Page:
Toland returned to Dr. Garlapati in February 2010, reporting her medication helped her pain, and she did not want to make any medication adjustments. Toland complained of increased pain on March 2, 2010, but when she returned later that same month she acknowledged the medication helped and her pain had decreased. During that visit, Dr. Garlapati recorded “[p]ain medicines are effective in keeping her pain manageable.” As late as October 28, 2010, Dr. Garlapati commented Toland could ambulate without assistance and had a normal gait. She had some decreased range of motion, but Dr. Garlapati refilled her prescriptions without changing the doses. Dr. Garlapati did not see Toland in December 2010, but another doctor noted Toland had decreased range of motion in her back and an asymmetrical gait favoring her left side.
After the Commissioner denied Toland's claim, an ALJ held a disability determination hearing on March 23, 2011. Toland, represented by counsel, testified that she experiences lower back pain with sciatica that limits her ability to sit and stand during the day: she can only sit for 30–45 minutes before needing to stand up, and she can only stand for approximately 5–10 minutes. Toland explained “[s]itting is not the easiest. It's easier—much easier for me to lie down.” She said she can walk for 20 minutes at a time, and reported problems reaching overhead because of rotator cuff repair. Toland lost tactile feeling in her fingers due to Lyme disease, but testified she can still separate dollar bills and pick up coins.
Toland also provided the ALJ with Dr. Garlapati's opinion from March 2011 as to her physical limitations; at Toland's request, Dr. Garlapati had completed a medical source statement (MSS)—a pre-printed checklist evaluating Toland's physical abilities—for the ALJ. According to Dr. Garlapati, Toland can lift less than 10 pounds; can stand less than 2 hours in an 8–hour workday; requires a hand-held assistive device for walking; must alternate sitting and standing for pain and discomfort; and has limited abilities to reach with her right arm. Dr. Garlapati also listed several environmental limitations—such as the need to avoid extreme temperature, noise, dust, and vibration—because Toland gets barometric pressure headaches.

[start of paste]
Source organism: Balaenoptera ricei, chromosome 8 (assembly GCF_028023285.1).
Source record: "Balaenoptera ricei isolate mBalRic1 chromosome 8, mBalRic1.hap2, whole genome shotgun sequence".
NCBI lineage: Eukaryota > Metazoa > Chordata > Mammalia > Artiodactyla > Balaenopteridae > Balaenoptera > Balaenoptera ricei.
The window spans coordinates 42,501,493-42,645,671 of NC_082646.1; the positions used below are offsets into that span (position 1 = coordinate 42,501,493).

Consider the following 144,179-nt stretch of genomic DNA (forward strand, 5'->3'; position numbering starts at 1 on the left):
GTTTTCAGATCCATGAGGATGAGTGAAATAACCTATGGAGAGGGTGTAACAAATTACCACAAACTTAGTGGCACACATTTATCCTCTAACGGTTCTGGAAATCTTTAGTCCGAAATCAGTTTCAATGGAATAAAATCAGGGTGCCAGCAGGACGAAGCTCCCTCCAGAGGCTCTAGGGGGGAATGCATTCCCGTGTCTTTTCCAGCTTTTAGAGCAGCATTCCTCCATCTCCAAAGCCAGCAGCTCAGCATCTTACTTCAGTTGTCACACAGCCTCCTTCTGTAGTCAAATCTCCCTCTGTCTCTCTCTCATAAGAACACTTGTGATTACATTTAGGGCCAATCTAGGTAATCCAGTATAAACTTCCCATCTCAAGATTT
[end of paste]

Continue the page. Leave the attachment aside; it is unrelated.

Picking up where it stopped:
After reviewing the record evidence and hearing Toland's testimony, the ALJ asked the vocational expert (VE) whether there were jobs in the national economy for someone who had the following limitations:
[T]he individual could lift, carry 10 pounds occasionally and less than 10 pounds frequently. Would be able to stand and walk a total of two hours in an eight-hour work period. Sit for six in an eight-hour work period—․ with the option to alternate standing or sitting. Would be able to push and pull 10 pounds occasionally, less than 10 pounds frequently. Would have no overhead reaching with the right dominant arm. And ․ no sense of touch.
Based on this residual functional capacity (RFC)—i.e., the most Toland can do despite her limitations—the VE stated that such a person could perform the jobs of food checker and ticket seller. The VE clarified that though the Dictionary of Occupational Titles lists ticket seller as “light,” rather than “sedentary”3 work, someone could have a stool in the ticket booth to sit and stand as needed. Consequently, the ALJ determined Toland was not disabled at any time through the date of his decision, and denied her applications for DIB and SSI. The district court upheld the denial of benefits. On appeal, Toland argues substantial evidence does not support the ALJ's determination, challenging the RFC assessment and hypothetical posed to the VE on the grounds that the ALJ improperly discounted her treating physician's opinion.
We review the district court's decision upholding the denial of social security benefits de novo. Anderson v. Astrue, 696 F.3d 790, 793 (8th Cir.2012). We will affirm the ALJ's determination “if supported by substantial evidence on the record as a whole.” Id. “Substantial evidence is ‘less than a preponderance but ․ enough that a reasonable mind would find it adequate to support the conclusion.’ “ Id. (quoting Jones v. Astrue, 619 F.3d 963, 968 (8th Cir.2010)). We must take into account evidence in the record that both supports and detracts from the ALJ's conclusion. Id. “[W]e may not reverse [the ALJ] because substantial evidence exists in the record that would have supported a contrary outcome, or because we would have decided the case differently.” Brown v. Barnhart, 390 F.3d 535, 538 (8th Cir.2004) (quotation omitted).